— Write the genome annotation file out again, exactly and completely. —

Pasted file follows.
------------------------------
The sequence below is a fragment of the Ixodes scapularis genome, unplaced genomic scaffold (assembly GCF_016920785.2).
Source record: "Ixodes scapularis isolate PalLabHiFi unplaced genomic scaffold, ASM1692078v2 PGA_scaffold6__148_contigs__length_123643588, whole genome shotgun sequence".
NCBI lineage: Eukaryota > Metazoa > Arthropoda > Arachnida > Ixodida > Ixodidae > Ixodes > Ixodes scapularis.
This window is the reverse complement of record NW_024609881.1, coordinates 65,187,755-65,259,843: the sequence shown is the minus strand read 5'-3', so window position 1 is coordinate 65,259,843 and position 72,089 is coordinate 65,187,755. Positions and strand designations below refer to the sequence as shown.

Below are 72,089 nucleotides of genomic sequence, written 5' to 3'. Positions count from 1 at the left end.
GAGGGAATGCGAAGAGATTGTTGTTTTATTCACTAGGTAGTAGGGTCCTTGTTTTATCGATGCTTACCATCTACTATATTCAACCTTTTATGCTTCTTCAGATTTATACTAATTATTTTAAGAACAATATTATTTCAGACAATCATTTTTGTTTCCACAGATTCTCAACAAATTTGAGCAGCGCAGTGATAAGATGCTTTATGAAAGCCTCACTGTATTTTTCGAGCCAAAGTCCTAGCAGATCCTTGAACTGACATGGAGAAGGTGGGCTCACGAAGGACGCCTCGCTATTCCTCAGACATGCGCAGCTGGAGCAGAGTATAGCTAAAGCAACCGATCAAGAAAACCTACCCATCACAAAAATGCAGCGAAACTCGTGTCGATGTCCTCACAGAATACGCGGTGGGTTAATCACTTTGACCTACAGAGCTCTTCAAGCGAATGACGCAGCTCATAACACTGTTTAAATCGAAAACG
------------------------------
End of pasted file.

The sequence below is a fragment of the Ixodes scapularis genome, unplaced genomic scaffold (assembly GCF_016920785.2).
Source record: "Ixodes scapularis isolate PalLabHiFi unplaced genomic scaffold, ASM1692078v2 PGA_scaffold6__148_contigs__length_123643588, whole genome shotgun sequence".
NCBI lineage: Eukaryota > Metazoa > Arthropoda > Arachnida > Ixodida > Ixodidae > Ixodes > Ixodes scapularis.
This window is the reverse complement of record NW_024609881.1, coordinates 65,187,755-65,259,843: the sequence shown is the minus strand read 5'-3', so window position 1 is coordinate 65,259,843 and position 72,089 is coordinate 65,187,755. Positions and strand designations below refer to the sequence as shown.

Below are 72,089 nucleotides of genomic sequence, written 5' to 3'. Positions count from 1 at the left end.
GAGGGAATGCGAAGAGATTGTTGTTTTATTCACTAGGTAGTAGGGTCCTTGTTTTATCGATGCTTACCATCTACTATATTCAACCTTTTATGCTTCTTCAGATTTATACTAATTATTTTAAGAACAATATTATTTCAGACAATCATTTTTGTTTCCACAGATTCTCAACAAATTTGAGCAGCGCAGTGATAAGATGCTTTATGAAAGCCTCACTGTATTTTTCGAGCCAAAGTCCTAGCAGATCCTTGAACTGACATGGAGAAGGTGGGCTCACGAAGGACGCCTCGCTATTCCTCAGACATGCGCAGCTGGAGCAGAGTATAGCTAAAGCAACCGATCAAGAAAACCTACCCATCACAAAAATGCAGCGAAACTCGTGTCGATGTCCTCACAGAATACGCGGTGGGTTAATCACTTTGACCTACAGAGCTCTTCAAGCGAATGACGCAGCTCATAACACTGTTTAAATCGAAAACG